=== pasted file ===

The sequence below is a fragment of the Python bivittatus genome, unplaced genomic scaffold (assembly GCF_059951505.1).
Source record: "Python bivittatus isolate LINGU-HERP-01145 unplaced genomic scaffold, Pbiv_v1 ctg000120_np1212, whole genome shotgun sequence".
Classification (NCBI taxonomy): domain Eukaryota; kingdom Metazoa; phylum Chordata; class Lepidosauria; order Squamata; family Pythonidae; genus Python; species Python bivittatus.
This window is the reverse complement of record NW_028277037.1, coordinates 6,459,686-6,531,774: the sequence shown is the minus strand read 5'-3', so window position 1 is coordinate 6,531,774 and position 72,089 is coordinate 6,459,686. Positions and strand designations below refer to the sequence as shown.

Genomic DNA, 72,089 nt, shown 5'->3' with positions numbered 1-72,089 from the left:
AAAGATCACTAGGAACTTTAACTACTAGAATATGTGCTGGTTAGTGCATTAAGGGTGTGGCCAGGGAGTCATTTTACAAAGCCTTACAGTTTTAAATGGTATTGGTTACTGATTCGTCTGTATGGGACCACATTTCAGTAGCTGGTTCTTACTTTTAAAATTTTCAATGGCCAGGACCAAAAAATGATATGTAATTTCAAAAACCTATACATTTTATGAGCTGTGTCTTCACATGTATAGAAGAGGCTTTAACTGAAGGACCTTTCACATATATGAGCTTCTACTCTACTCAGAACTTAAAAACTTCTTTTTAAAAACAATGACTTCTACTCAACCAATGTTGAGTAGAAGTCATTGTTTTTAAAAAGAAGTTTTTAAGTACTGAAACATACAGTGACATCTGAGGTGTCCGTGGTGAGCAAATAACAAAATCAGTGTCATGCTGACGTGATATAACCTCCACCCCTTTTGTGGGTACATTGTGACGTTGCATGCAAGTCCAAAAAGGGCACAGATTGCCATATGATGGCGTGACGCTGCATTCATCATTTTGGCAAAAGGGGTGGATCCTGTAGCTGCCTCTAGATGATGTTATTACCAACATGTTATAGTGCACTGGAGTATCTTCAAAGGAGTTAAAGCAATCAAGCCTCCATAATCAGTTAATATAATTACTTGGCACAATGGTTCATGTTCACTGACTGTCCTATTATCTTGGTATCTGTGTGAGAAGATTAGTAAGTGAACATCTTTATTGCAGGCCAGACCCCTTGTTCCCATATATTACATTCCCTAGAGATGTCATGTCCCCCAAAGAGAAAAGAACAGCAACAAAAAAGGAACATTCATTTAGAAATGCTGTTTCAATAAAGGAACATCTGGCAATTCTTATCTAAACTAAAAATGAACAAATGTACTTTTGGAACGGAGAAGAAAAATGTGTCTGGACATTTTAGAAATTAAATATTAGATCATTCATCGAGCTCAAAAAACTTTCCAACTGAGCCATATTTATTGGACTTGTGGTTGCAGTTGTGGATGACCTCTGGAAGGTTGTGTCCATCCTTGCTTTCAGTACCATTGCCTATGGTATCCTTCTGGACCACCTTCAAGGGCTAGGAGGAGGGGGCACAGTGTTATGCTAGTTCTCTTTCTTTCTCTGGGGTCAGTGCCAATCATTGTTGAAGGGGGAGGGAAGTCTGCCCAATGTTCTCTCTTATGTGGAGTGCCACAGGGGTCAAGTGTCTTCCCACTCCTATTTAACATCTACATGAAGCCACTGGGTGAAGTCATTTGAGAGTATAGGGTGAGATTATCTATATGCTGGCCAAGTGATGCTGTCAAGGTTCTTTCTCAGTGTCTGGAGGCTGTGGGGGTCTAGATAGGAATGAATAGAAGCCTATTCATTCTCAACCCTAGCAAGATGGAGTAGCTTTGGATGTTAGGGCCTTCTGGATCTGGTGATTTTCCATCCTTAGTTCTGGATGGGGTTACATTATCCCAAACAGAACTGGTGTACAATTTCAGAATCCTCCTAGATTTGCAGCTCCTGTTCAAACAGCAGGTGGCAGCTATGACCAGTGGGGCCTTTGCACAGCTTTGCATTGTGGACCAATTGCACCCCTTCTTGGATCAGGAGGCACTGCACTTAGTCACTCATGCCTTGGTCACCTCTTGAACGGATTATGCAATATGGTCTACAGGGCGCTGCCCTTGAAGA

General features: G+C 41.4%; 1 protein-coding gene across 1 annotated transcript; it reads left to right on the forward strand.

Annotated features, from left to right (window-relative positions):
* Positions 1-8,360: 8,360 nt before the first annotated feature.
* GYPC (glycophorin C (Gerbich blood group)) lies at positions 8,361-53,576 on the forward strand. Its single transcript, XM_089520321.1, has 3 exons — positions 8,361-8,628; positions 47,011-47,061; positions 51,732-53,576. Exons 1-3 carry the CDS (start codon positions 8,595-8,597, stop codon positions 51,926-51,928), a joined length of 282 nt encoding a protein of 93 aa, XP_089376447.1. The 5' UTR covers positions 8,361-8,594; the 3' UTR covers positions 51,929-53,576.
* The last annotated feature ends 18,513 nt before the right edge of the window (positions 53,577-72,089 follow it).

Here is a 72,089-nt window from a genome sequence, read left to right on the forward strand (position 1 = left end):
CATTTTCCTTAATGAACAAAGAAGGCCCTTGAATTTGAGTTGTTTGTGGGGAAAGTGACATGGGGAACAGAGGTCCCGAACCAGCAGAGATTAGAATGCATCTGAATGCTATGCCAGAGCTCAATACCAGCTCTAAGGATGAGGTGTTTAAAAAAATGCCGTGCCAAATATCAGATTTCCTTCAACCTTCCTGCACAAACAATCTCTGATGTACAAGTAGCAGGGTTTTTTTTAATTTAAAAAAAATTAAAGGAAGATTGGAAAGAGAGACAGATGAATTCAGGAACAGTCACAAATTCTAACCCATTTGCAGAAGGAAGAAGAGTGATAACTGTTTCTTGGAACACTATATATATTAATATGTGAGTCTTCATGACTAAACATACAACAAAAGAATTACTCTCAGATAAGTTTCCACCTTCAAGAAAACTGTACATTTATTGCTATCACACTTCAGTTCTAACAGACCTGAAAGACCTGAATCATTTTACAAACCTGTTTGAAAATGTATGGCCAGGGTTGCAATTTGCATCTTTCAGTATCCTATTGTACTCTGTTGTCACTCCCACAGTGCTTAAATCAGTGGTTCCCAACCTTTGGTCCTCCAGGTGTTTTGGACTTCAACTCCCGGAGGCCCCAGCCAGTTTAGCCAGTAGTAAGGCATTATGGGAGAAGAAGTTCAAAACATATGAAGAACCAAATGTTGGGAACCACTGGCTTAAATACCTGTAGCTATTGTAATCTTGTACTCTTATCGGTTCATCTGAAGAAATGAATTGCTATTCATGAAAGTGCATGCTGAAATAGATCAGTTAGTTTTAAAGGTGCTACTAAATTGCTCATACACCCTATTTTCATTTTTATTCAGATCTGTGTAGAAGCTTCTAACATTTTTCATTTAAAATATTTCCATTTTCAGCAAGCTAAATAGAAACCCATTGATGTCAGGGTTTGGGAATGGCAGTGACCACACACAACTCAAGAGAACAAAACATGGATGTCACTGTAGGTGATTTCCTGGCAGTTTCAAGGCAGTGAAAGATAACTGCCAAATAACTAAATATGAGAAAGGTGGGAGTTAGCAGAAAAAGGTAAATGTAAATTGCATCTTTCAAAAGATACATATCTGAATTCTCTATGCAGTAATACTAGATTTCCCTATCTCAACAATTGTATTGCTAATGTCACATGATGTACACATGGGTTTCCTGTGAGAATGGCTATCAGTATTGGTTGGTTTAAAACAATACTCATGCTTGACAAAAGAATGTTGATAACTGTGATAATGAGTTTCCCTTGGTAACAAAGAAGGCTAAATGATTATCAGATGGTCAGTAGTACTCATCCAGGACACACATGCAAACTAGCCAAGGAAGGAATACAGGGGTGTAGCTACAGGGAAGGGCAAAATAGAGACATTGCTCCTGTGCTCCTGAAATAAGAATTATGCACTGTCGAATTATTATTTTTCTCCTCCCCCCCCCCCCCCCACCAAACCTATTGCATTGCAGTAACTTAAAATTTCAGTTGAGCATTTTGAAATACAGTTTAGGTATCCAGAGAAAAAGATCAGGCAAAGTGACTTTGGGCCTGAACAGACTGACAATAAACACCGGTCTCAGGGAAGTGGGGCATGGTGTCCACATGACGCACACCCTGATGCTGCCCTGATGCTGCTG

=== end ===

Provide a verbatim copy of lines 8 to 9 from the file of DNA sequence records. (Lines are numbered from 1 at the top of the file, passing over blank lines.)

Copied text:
Annotated features, from left to right (window-relative positions):
* Positions 1-8,360: 8,360 nt before the first annotated feature.